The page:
env
Image 6 - Printing all environment variables (image by author)
Image 6 - Printing all environment variables (image by author)

Or you can print a specific one:

echo $AIRFLOW_VAR_TEST_JSON
Image 7 - Printing a single environment variable (image by author)
Image 7 - Printing a single environment variable (image by author) 

Either way works. The only difference is that if you decide to declare variables this way, you won't be able to inspect and change them through the Airflow's UI.

Enough talk - let's see how can you access the variables from the Airflow DAG.


How to Access Airflow Variables from the DAG

Create a new file in the ~/airflow/dags folder. I've named mine variables_dag.py. We'll start with the library imports and the DAG boilerplate code. Note the additional airflow.models.Variable import. This class is used to fetch variables.

from datetime import datetime
from airflow.models import DAG, Variable
from airflow.operators.python import PythonOperator


with DAG(
    dag_id="variables_dag",
    schedule_interval="@daily",
    start_date=datetime(2022, 3, 1),
    catchup=False
) as dag:
    pass

The only task we'll declare in this DAG will call the print_variables() function. Inside the function, use the Variable.get(key) method to access a plain variable, and Variable.get(key, deserialize_json=True) to access a JSON-like variable.

The function will print all the variable names and their values to the console:

from datetime import datetime
...


def print_variables() -> str:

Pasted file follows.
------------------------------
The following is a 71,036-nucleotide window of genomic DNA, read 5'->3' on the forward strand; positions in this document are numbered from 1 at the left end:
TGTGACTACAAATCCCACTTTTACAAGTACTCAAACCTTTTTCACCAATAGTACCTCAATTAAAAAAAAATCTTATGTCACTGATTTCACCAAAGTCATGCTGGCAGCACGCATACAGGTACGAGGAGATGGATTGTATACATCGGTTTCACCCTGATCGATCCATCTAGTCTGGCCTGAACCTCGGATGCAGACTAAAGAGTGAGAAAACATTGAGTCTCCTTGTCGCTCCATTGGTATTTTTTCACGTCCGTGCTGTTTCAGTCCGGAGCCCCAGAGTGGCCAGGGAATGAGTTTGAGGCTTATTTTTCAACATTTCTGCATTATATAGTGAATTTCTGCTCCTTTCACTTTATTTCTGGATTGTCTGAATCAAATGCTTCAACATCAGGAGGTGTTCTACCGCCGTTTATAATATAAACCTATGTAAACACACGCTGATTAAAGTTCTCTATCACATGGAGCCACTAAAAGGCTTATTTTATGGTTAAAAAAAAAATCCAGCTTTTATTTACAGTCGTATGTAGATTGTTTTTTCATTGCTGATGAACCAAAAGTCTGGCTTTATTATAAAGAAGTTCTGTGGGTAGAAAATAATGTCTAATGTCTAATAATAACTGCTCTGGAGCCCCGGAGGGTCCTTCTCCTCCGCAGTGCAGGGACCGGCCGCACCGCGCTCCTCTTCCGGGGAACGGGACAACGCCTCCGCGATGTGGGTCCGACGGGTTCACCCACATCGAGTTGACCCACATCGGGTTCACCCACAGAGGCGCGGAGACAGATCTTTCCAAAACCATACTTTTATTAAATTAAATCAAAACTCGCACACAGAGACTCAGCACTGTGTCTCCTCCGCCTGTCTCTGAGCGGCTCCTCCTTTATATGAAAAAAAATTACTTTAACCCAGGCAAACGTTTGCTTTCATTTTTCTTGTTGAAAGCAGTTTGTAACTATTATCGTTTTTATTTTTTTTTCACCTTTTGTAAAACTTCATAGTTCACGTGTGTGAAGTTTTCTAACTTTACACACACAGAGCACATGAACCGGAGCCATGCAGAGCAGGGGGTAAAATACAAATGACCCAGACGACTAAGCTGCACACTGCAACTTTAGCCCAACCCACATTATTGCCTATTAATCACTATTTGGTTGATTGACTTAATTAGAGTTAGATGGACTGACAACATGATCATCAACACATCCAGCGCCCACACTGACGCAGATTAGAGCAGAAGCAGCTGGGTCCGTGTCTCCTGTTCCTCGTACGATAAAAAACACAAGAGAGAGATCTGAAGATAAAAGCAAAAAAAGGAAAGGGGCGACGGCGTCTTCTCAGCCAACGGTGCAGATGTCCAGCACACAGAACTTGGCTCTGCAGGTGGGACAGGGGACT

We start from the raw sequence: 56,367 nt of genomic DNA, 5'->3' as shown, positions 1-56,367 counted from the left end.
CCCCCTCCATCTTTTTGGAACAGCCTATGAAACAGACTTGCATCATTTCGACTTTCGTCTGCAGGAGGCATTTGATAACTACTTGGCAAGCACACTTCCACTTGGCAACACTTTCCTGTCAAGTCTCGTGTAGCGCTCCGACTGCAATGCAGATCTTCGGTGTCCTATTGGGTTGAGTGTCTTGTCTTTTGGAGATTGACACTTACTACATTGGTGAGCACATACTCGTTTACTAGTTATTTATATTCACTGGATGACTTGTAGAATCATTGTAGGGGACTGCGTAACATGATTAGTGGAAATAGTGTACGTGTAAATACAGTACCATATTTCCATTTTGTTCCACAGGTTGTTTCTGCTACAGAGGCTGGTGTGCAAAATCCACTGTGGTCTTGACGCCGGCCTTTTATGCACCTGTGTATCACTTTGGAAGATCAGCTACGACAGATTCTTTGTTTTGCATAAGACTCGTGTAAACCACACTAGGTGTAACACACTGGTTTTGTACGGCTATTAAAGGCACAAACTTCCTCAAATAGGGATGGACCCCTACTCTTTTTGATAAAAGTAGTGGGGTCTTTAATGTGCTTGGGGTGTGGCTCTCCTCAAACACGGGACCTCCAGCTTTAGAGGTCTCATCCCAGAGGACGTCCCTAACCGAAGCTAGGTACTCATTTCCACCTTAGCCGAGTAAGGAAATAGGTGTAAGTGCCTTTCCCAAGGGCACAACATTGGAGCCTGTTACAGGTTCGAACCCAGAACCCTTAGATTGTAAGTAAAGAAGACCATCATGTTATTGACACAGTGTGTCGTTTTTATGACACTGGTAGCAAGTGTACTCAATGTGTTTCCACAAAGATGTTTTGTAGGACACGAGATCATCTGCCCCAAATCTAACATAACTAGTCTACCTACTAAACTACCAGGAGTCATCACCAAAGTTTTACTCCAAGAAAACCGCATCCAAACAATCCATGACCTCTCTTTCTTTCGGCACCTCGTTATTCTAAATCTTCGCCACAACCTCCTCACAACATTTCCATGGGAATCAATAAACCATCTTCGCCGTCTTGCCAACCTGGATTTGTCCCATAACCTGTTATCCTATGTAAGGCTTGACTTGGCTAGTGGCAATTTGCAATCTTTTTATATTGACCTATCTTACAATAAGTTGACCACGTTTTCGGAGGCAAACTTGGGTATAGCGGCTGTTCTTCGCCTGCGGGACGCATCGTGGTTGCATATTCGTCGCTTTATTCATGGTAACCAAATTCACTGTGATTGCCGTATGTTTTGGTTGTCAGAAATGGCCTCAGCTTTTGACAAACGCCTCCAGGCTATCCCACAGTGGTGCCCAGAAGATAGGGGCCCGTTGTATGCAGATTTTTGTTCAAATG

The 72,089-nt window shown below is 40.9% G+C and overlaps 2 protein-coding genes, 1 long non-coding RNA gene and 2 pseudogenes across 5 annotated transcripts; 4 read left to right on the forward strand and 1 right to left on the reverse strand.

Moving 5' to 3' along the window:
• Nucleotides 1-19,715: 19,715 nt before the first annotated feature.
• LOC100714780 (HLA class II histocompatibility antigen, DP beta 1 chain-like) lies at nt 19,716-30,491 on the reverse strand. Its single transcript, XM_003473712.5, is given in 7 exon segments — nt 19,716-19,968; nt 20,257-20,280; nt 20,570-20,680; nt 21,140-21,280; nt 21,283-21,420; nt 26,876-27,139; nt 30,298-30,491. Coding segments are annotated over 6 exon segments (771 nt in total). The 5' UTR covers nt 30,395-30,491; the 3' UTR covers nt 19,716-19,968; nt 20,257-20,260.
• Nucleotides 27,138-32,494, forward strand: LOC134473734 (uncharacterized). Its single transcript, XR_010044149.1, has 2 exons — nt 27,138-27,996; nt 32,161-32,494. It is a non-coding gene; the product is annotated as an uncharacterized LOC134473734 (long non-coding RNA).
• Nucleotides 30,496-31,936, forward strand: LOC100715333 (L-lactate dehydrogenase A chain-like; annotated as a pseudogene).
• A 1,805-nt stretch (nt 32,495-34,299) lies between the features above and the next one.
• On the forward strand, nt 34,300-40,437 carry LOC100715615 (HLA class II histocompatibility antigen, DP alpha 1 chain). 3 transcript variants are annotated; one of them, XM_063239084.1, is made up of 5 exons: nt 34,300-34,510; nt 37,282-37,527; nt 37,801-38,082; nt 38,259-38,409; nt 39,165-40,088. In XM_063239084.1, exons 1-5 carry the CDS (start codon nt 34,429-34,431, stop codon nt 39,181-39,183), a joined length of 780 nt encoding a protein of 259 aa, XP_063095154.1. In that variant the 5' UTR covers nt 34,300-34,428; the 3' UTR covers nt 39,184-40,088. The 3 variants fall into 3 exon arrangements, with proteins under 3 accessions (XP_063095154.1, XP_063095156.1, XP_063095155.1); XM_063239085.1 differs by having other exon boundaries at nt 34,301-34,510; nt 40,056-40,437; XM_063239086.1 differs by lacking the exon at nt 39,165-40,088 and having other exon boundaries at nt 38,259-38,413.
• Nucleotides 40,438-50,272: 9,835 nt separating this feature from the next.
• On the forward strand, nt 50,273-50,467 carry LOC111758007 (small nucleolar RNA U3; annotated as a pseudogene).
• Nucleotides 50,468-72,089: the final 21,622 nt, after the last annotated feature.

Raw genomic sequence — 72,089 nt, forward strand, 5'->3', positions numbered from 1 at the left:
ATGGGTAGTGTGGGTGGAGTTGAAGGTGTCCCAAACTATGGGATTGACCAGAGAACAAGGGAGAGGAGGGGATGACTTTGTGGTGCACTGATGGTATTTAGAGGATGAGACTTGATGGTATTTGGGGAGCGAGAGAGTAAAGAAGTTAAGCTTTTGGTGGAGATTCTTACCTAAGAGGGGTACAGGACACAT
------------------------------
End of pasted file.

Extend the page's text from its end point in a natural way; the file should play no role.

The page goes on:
var_user_email = Variable.get("user_email")
    var_sample_json = Variable.get("sample_json", deserialize_json=True)
    var_env_test = Variable.get("test")
    var_env_test_json = Variable.get("test_json", deserialize_json=True)

    return f"""
        var_user_email = {var_user_email},
        var_sample_json = {var_sample_json},
        var_env_test = {var_env_test},
        var_env_test_json = {var_env_test_json}
    """


with DAG(...) as dag:

    task_print_variables = PythonOperator(
        task_id="print_variables",
        python_callable=print_variables
    )

Use the following shell command to test the task:

airflow tasks test variables_dag print_variables 2022-3-1
Image 6 - Accessing Airflow variables in code (image by author)
Image 8 - Accessing Airflow variables in code (image by author)

As you can see, all variables and their values were printed successfully. Accessing variables through Airflow is easy, so there's no reason to ever hardcode any information in the code.


Summary of Airflow Variables

If you know the basics of programming, you know what's the purpose of variables. If you don't, why in the world are you learning Airflow?

Airflow Variables are simple to understand. You can store them either through the web UI or through the Terminal as environment variables. Either way is fine, but the latter is a bit more limiting. If you're storing JSON-like objects, make sure to deserialize the JSON when accessing the variable in the DAG.

That's all you should know.